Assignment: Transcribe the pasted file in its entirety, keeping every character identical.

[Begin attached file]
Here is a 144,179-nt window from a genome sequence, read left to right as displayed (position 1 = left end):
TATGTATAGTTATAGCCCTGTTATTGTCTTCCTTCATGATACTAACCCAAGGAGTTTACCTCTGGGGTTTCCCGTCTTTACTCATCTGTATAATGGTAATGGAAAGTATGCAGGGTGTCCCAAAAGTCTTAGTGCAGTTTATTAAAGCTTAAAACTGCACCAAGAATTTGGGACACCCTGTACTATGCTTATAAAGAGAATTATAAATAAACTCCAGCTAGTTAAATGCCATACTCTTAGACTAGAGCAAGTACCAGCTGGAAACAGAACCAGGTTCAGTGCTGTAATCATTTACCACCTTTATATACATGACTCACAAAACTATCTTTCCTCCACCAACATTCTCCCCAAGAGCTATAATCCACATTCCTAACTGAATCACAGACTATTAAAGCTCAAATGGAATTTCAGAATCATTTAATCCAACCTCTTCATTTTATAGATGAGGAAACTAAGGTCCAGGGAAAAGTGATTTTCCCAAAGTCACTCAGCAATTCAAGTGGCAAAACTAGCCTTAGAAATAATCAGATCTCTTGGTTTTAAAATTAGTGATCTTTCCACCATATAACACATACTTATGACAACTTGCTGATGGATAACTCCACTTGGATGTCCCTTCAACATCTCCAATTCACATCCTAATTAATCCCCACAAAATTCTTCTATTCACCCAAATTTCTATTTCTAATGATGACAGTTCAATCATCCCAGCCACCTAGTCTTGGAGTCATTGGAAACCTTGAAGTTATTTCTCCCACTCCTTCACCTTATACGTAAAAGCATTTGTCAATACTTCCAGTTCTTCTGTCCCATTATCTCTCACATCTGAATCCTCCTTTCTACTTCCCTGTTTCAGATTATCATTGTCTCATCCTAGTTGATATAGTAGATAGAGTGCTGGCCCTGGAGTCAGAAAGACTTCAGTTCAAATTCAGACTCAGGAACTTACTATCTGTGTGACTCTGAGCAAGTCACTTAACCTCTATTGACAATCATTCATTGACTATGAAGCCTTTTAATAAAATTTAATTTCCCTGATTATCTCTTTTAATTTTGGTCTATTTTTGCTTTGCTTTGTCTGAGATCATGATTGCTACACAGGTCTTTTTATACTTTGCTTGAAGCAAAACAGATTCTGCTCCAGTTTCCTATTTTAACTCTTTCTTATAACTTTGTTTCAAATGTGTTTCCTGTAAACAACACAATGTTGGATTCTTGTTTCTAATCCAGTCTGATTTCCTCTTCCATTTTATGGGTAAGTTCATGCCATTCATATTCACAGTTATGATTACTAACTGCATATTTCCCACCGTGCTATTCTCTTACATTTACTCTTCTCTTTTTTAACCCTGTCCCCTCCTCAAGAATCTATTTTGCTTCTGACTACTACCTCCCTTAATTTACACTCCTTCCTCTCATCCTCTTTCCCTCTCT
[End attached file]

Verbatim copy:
Here is a 144,179-nt window from a genome sequence, read left to right as displayed (position 1 = left end):
TATGTATAGTTATAGCCCTGTTATTGTCTTCCTTCATGATACTAACCCAAGGAGTTTACCTCTGGGGTTTCCCGTCTTTACTCATCTGTATAATGGTAATGGAAAGTATGCAGGGTGTCCCAAAAGTCTTAGTGCAGTTTATTAAAGCTTAAAACTGCACCAAGAATTTGGGACACCCTGTACTATGCTTATAAAGAGAATTATAAATAAACTCCAGCTAGTTAAATGCCATACTCTTAGACTAGAGCAAGTACCAGCTGGAAACAGAACCAGGTTCAGTGCTGTAATCATTTACCACCTTTATATACATGACTCACAAAACTATCTTTCCTCCACCAACATTCTCCCCAAGAGCTATAATCCACATTCCTAACTGAATCACAGACTATTAAAGCTCAAATGGAATTTCAGAATCATTTAATCCAACCTCTTCATTTTATAGATGAGGAAACTAAGGTCCAGGGAAAAGTGATTTTCCCAAAGTCACTCAGCAATTCAAGTGGCAAAACTAGCCTTAGAAATAATCAGATCTCTTGGTTTTAAAATTAGTGATCTTTCCACCATATAACACATACTTATGACAACTTGCTGATGGATAACTCCACTTGGATGTCCCTTCAACATCTCCAATTCACATCCTAATTAATCCCCACAAAATTCTTCTATTCACCCAAATTTCTATTTCTAATGATGACAGTTCAATCATCCCAGCCACCTAGTCTTGGAGTCATTGGAAACCTTGAAGTTATTTCTCCCACTCCTTCACCTTATACGTAAAAGCATTTGTCAATACTTCCAGTTCTTCTGTCCCATTATCTCTCACATCTGAATCCTCCTTTCTACTTCCCTGTTTCAGATTATCATTGTCTCATCCTAGTTGATATAGTAGATAGAGTGCTGGCCCTGGAGTCAGAAAGACTTCAGTTCAAATTCAGACTCAGGAACTTACTATCTGTGTGACTCTGAGCAAGTCACTTAACCTCTATTGACAATCATTCATTGACTATGAAGCCTTTTAATAAAATTTAATTTCCCTGATTATCTCTTTTAATTTTGGTCTATTTTTGCTTTGCTTTGTCTGAGATCATGATTGCTACACAGGTCTTTTTATACTTTGCTTGAAGCAAAACAGATTCTGCTCCAGTTTCCTATTTTAACTCTTTCTTATAACTTTGTTTCAAATGTGTTTCCTGTAAACAACACAATGTTGGATTCTTGTTTCTAATCCAGTCTGATTTCCTCTTCCATTTTATGGGTAAGTTCATGCCATTCATATTCACAGTTATGATTACTAACTGCATATTTCCCACCGTGCTATTCTCTTACATTTACTCTTCTCTTTTTTAACCCTGTCCCCTCCTCAAGAATCTATTTTGCTTCTGACTACTACCTCCCTTAATTTACACTCCTTCCTCTCATCCTCTTTCCCTCTCT